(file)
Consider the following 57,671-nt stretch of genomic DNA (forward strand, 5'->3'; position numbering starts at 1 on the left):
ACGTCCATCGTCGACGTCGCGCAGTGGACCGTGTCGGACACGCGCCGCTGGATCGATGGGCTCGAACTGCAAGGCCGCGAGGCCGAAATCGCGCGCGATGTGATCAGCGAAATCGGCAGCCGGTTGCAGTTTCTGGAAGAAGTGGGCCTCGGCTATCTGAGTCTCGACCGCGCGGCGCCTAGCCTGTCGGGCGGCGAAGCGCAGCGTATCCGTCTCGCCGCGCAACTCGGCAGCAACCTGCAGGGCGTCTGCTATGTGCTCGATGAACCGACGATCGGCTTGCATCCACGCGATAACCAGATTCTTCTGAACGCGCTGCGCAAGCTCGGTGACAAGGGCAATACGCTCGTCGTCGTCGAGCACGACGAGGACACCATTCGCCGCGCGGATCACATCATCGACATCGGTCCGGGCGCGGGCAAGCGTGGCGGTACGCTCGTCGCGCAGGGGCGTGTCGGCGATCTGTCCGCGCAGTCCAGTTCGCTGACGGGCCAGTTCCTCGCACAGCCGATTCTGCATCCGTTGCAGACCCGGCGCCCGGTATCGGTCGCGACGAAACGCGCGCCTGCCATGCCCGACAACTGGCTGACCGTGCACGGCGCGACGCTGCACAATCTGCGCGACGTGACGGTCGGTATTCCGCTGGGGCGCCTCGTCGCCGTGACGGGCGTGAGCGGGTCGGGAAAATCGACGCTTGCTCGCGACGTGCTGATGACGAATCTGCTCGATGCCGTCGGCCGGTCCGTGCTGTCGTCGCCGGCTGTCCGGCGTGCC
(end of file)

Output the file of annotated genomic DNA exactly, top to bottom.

Consider the following 57,671-nt stretch of genomic DNA (forward strand, 5'->3'; position numbering starts at 1 on the left):
ACGTCCATCGTCGACGTCGCGCAGTGGACCGTGTCGGACACGCGCCGCTGGATCGATGGGCTCGAACTGCAAGGCCGCGAGGCCGAAATCGCGCGCGATGTGATCAGCGAAATCGGCAGCCGGTTGCAGTTTCTGGAAGAAGTGGGCCTCGGCTATCTGAGTCTCGACCGCGCGGCGCCTAGCCTGTCGGGCGGCGAAGCGCAGCGTATCCGTCTCGCCGCGCAACTCGGCAGCAACCTGCAGGGCGTCTGCTATGTGCTCGATGAACCGACGATCGGCTTGCATCCACGCGATAACCAGATTCTTCTGAACGCGCTGCGCAAGCTCGGTGACAAGGGCAATACGCTCGTCGTCGTCGAGCACGACGAGGACACCATTCGCCGCGCGGATCACATCATCGACATCGGTCCGGGCGCGGGCAAGCGTGGCGGTACGCTCGTCGCGCAGGGGCGTGTCGGCGATCTGTCCGCGCAGTCCAGTTCGCTGACGGGCCAGTTCCTCGCACAGCCGATTCTGCATCCGTTGCAGACCCGGCGCCCGGTATCGGTCGCGACGAAACGCGCGCCTGCCATGCCCGACAACTGGCTGACCGTGCACGGCGCGACGCTGCACAATCTGCGCGACGTGACGGTCGGTATTCCGCTGGGGCGCCTCGTCGCCGTGACGGGCGTGAGCGGGTCGGGAAAATCGACGCTTGCTCGCGACGTGCTGATGACGAATCTGCTCGATGCCGTCGGCCGGTCCGTGCTGTCGTCGCCGGCTGTCCGGCGTGCC